An engineer by training, Ormond began his service as a nuclear submarine officer where he learned not only his technical expertise, but management experience that would be critical throughout his career. After leaving the Navy, Ormond worked for the Department of Energy to help with the disposal of nuclear waste material. From there he transitioned to the Army where he held positions in policy and acquisition, dealing with the oversight of chemical and weapon demilitarization programs. With a Masters in environmental systems and a strong technical background in nuclear energy and waste, Ormond says he has developed broad enough expertise to continually take on new challenges with increasing responsibility.


"I don't have a crystal ball," said Ormond, "but every day I need to continue to position the DOD's research focus on what is coming next; what we need to be prepared for tomorrow to protect our country... and ensure that we have the personnel to help us do this."


Ormond's advice for young professionals: Focus on a strong education complemented by a solid technical background. Take jobs that challenge you, continually try to learn new things, take on responsibility whenever you can, and be willing to move, whether organizationally or geographically.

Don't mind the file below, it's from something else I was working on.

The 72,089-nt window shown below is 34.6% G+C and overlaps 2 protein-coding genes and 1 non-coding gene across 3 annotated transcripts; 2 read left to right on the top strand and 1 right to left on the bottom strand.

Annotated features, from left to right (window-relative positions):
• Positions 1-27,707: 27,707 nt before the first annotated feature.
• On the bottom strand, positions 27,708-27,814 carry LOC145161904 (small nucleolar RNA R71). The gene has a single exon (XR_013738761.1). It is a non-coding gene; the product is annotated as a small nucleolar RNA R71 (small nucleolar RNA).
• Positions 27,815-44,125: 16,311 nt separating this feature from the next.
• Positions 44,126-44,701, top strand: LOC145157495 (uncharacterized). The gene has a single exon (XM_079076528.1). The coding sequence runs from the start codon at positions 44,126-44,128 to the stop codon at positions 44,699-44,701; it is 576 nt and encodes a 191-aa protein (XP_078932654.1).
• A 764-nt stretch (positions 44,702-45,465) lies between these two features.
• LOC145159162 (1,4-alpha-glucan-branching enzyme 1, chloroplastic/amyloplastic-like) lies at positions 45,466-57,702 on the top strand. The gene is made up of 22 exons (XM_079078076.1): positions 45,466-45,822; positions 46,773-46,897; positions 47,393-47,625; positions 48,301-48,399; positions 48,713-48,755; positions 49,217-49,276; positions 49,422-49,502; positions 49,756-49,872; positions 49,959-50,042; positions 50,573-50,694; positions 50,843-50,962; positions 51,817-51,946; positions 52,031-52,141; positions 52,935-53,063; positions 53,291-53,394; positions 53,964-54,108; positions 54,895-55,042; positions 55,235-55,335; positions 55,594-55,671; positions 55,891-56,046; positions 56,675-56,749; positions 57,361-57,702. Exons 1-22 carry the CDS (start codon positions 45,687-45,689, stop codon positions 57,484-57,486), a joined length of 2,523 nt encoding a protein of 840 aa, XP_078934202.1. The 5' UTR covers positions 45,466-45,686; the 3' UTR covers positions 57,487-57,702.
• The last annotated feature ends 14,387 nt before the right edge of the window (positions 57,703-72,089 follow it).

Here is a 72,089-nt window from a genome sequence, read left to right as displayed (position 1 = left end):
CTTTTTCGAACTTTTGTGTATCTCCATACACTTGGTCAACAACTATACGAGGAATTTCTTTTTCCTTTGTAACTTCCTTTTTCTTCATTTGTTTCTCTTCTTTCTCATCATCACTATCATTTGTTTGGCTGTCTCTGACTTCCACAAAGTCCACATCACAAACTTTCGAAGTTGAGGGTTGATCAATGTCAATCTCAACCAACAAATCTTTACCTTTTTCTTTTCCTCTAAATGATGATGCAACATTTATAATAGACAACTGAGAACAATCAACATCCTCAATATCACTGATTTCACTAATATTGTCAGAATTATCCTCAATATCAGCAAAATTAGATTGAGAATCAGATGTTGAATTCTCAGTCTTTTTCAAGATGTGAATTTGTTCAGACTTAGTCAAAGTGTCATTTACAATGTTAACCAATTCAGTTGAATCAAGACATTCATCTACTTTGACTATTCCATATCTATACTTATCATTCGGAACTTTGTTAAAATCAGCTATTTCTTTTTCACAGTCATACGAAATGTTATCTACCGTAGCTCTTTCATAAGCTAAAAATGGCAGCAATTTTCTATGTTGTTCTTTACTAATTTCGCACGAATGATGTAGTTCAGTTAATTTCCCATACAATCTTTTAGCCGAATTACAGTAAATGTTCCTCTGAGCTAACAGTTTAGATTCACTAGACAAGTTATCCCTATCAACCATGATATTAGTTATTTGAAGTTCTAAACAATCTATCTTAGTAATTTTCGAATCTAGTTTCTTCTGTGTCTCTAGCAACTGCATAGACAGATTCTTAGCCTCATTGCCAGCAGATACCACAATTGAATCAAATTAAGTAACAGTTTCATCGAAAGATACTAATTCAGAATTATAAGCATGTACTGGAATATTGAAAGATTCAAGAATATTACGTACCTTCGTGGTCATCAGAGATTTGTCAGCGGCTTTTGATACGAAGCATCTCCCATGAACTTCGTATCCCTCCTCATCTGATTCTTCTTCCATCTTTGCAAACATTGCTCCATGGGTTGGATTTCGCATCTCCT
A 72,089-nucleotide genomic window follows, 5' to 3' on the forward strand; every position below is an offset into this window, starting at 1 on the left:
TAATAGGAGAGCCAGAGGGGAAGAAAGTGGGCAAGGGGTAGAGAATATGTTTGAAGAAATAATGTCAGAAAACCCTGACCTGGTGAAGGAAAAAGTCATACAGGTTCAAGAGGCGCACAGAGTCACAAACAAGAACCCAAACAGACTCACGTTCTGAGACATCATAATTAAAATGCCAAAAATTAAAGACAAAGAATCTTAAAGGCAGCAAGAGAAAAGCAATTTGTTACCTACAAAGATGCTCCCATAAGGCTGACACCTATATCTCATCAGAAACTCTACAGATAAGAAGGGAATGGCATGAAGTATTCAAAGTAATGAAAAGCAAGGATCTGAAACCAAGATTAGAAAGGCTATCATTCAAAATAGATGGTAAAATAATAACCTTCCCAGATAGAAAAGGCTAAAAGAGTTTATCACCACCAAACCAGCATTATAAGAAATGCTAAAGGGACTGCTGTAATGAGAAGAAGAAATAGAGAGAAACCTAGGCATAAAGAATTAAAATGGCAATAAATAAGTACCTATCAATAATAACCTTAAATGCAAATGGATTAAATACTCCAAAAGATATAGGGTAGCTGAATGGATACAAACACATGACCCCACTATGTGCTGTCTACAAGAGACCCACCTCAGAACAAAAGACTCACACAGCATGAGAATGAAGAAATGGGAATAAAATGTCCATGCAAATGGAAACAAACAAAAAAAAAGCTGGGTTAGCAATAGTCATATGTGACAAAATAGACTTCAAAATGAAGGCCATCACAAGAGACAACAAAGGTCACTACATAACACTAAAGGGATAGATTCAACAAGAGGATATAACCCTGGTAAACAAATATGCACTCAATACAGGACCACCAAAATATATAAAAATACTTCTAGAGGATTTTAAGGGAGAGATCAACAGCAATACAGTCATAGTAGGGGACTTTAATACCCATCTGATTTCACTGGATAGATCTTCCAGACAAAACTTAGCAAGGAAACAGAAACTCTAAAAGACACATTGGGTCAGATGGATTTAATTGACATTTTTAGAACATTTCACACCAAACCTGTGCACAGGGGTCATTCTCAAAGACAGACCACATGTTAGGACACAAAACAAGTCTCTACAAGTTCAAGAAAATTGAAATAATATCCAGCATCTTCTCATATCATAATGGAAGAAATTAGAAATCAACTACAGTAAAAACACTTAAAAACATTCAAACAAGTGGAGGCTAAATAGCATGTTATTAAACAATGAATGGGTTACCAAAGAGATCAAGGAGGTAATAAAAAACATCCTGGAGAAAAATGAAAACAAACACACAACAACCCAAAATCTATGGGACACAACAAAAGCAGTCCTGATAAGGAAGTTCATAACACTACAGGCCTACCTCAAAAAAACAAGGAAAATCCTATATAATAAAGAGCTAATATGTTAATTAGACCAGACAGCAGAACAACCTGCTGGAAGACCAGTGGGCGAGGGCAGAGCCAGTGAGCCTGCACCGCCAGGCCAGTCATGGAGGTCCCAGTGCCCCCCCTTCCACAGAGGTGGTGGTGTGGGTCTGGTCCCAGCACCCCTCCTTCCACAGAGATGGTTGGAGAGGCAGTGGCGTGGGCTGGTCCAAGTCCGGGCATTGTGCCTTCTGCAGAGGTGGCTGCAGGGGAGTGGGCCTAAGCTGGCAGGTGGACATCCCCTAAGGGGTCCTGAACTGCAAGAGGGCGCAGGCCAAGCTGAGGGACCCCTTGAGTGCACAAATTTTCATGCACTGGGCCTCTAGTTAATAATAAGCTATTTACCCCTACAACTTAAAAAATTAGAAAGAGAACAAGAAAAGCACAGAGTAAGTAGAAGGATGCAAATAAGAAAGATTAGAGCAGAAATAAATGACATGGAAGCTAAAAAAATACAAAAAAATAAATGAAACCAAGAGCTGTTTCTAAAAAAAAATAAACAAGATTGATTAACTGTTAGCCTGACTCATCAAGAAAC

One of the important things the DOD is currently working on to better plan for the future is a Long-Range Research and Development Program Plan. This Plan will gather information from a broad group of people so that they can identify, develop, and prioritize new or unconventional applications of technology in ways that would provide significant advantage to future national security capabilities. For more information on this Plan, or to contribute your insights, visit the website.


Help Improve Our Research Efforts

ROR Seeks Survey Participants

The Pursuing Whitespace Opportunities ROR group has been working for the past 9 months researching what causes companies to be successful or unsuccessful in their pursuit of whitespace opportunities. They have developed a questionnaire that will aid them in their research. The survey will only take 15 - 20 minutes to fill out and preliminary results from the study will be discussed at the ROR Winter Meeting.

ROR Winter Meeting hotel reservation deadline is Feb. 2, 2015

ETN Survey on Future of Open Innovation

The External Technology Network (ETN) is seeking participants to help in their study of the future of open innovation. The survey, which takes approximately 2 minutes to fill out, asks about current trends that are affecting or will affect open innovation practices for R&D firms.


Attend The Economist's 2015 Innovation Forum

In order to remain competitive, companies must be ready to adapt to the latest industry innovations and the newest technologies. When should companies adopt new technology-driven systems? How can organizations remain flexible enough to capitalize on innovative ideas? Join IRI at The Economist's Innovation Forum to discuss and debate how to leverage new ideas and which technologies and economic forces will have the greatest impact on the way businesses innovate.